Hospital finance chief quits at board's request


— The Board of Trustees of the Steamboat Springs Health Care Association has asked for and received the resignation of Chief Financial Officer Dean Sandvik.
Sandvik's last day on the job is Friday.
The board oversees the operation of Yampa Valley Medical Center.
Sandvik, who has been CFO since 1992, acted as the owner's representative during the lengthy design and construction process for the new $50 million hospital campus here. The hospital itself was completed a year ago. Ironically, the symbolic end of the construction process was unfolding today as residents of the Extended Care Center were moved into their new home on the hospital campus.
Board of Trustees President Bob Maddox said Tuesday that Sandvik's performance as a chief financial officer was not the reason he was asked to resign, rather it was strained relationships with hospital staff in other departments and with physicians.
"It was based on personalities his relationships with the whole hospital staff and the physician community," Maddox said. "We felt as we moved forward with a new CEO it was a great opportunity to move forward with a new CFO."
New chief executive officer Karl Gills begins in his new role Jan. 3, 2001.
Maddox said Sandvik's competency in his role as chief financial officer was never in question. However, he said the board of trustees is striving to improve the professional relationships among the board, the administrative team, hospital staff and the more than 100 physicians associated with the hospital. Sandvik was not getting along with other administrators, physicians and staff as well as the board would have liked, Maddox said.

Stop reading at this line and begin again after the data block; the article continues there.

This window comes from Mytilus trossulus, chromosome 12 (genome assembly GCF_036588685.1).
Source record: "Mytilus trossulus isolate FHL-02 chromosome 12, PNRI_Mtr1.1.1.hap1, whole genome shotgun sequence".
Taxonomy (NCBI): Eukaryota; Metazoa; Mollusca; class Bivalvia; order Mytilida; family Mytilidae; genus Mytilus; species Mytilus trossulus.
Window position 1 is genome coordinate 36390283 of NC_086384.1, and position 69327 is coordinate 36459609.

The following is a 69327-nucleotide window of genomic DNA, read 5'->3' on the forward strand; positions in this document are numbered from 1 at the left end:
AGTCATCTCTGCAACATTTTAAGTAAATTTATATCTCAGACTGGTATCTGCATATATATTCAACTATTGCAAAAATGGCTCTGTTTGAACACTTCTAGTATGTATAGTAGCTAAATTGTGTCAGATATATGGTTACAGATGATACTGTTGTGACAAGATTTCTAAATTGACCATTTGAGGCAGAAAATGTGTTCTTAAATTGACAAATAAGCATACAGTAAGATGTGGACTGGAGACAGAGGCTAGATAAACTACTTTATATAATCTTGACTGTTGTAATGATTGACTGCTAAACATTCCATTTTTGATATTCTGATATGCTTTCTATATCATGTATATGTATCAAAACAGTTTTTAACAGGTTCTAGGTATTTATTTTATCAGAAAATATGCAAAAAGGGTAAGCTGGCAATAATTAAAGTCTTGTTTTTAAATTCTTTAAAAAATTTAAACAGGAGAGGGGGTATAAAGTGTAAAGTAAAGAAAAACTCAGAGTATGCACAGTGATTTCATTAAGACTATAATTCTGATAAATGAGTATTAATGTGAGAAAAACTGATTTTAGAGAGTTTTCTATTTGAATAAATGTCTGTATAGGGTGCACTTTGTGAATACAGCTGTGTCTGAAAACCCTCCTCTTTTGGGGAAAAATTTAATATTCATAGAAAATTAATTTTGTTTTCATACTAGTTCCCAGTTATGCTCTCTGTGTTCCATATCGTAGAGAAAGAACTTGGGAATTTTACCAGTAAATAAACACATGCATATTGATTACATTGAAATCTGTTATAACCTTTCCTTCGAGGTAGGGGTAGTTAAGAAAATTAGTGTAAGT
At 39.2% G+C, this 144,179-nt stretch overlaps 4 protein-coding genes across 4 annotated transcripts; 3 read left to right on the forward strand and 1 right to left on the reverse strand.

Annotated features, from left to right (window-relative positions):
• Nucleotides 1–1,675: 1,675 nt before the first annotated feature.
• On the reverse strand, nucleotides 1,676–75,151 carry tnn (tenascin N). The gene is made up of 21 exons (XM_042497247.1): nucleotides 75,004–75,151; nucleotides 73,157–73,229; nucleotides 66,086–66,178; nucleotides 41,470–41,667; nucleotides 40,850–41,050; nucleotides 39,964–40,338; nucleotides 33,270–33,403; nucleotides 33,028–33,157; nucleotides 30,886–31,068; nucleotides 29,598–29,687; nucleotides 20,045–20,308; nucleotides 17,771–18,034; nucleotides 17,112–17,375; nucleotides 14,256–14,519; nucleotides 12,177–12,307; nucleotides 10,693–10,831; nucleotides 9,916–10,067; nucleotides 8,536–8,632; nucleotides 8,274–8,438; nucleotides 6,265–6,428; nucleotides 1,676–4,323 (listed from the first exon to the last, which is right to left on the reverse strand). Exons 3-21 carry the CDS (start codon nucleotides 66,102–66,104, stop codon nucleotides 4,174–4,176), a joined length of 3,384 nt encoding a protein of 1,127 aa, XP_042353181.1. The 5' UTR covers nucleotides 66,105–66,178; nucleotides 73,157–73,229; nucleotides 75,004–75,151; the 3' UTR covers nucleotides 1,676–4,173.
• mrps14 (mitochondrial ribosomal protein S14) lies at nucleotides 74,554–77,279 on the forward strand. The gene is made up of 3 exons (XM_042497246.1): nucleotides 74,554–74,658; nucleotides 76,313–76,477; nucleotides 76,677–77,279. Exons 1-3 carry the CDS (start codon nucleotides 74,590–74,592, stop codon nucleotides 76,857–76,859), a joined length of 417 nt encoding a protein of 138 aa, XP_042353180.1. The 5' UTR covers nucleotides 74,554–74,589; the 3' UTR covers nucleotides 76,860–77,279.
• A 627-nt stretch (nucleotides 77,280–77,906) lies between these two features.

Maddox said he believes difficult relationships between a hospital CFO and other elements of the staff go with the territory, and sometimes that makes change necessary.
Former CEO Margaret Sabin, who served in that capacity from 1996 to 2000, said she didn't believe Sandvik was shielded enough from the operational aspects of running the hospital, and his willingness to say "no" may have made him the "bad guy."
"Dean had a lot of operating responsibilities as well as being the CFO, and that's not fair to a CFO," Sabin said. "He was the spine of strength behind that place for a long time and at times he was the only one who would say no." She added that Sandvik deserves significant credit for saving about $13 million that formed the nucleus of the hospital's fund-raising drive for the new campus.
Sandvik said Tuesday he has not been contacted directly by any members of the board of trustees since interim chief executive officer Frank May informed him the board had requested his resignation. He took a weeklong vacation after getting the news. Sandvik declined to speculate on the board's motivation for seeking his resignation. The hospital staff learned of the board's request that Sandvik resign via an internal memo dated Oct. 12. The memo expressed gratitude to Sandvik on behalf of the Steamboat Springs Health Care Association and explained that May, Tom Heilner and members of the accounting staff would assume many of Sandvik's responsibilities. Gills will choose Sandvik's successor.
Sandvik said he's proud of the accomplishments he's contributed to first as a member of the board of trustees beginning in 1974 and then in his role as CFO beginning in 1992.
Sabin also praised Sandvik for his role in completing the new hospital.
"How many $50 million construction projects in Steamboat or anywhere on the western slope do you know that were completed on time and under budget? The Yampa Valley Medical Center was," Sabin wrote.
Sandvik has been extended a severance package, Maddox said.
Sandvik said he has no immediate professional plans and doesn't intend to make any plans for some time.
"I'll probably see if my skis work," Sandvik said.

To reach Tom Ross call 871-4210 or e-mail


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